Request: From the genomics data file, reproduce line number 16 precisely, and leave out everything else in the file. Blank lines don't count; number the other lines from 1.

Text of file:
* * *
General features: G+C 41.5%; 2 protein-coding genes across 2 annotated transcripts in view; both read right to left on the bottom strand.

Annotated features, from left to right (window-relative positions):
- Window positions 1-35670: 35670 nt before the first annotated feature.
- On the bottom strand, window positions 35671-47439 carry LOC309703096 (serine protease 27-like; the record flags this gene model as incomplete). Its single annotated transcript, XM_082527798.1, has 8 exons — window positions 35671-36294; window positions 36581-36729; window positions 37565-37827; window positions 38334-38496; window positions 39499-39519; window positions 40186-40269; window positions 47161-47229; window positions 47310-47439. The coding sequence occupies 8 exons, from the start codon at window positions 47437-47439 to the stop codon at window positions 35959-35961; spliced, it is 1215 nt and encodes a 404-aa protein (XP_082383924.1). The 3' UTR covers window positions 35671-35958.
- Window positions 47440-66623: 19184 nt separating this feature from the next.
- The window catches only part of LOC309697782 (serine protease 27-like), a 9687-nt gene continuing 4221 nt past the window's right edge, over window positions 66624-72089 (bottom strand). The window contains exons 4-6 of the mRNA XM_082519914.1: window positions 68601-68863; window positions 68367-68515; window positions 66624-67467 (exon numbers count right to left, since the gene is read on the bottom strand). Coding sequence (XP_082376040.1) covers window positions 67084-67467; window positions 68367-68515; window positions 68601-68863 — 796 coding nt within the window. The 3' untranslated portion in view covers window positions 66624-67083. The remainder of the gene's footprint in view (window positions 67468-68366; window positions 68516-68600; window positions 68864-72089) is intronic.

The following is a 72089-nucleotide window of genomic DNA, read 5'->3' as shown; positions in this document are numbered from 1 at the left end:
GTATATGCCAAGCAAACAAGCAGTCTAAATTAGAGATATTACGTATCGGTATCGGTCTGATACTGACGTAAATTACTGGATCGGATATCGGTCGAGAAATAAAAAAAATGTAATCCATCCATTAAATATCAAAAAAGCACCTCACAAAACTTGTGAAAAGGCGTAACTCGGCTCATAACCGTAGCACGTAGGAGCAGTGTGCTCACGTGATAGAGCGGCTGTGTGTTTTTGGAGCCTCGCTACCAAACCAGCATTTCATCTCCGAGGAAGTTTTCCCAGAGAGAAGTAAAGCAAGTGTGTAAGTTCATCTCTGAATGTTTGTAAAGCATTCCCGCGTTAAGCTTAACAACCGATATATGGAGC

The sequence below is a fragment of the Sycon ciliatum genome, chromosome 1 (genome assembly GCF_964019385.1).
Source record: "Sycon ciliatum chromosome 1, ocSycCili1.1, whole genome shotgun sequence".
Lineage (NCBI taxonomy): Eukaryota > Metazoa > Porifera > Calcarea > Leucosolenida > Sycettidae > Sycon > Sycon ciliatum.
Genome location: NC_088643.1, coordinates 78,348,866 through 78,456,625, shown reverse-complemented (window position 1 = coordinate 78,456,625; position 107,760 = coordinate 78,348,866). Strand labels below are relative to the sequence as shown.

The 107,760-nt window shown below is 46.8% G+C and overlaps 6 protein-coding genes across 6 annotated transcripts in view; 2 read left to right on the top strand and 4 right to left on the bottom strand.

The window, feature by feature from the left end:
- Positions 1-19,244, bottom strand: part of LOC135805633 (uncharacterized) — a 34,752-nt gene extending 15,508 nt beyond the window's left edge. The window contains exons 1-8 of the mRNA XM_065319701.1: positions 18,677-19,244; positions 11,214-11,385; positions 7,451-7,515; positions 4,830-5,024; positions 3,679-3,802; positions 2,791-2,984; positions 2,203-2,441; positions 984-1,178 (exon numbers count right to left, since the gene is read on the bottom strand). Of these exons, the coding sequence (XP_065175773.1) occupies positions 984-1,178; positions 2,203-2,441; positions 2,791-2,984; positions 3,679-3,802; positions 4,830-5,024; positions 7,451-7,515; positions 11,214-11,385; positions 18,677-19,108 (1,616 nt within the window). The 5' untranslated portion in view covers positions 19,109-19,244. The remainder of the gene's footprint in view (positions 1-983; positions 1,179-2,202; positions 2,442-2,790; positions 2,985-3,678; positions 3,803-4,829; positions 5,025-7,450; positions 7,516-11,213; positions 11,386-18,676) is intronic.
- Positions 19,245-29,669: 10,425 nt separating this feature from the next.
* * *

- Positions 19,245-29,669: 10,425 nt separating this feature from the next.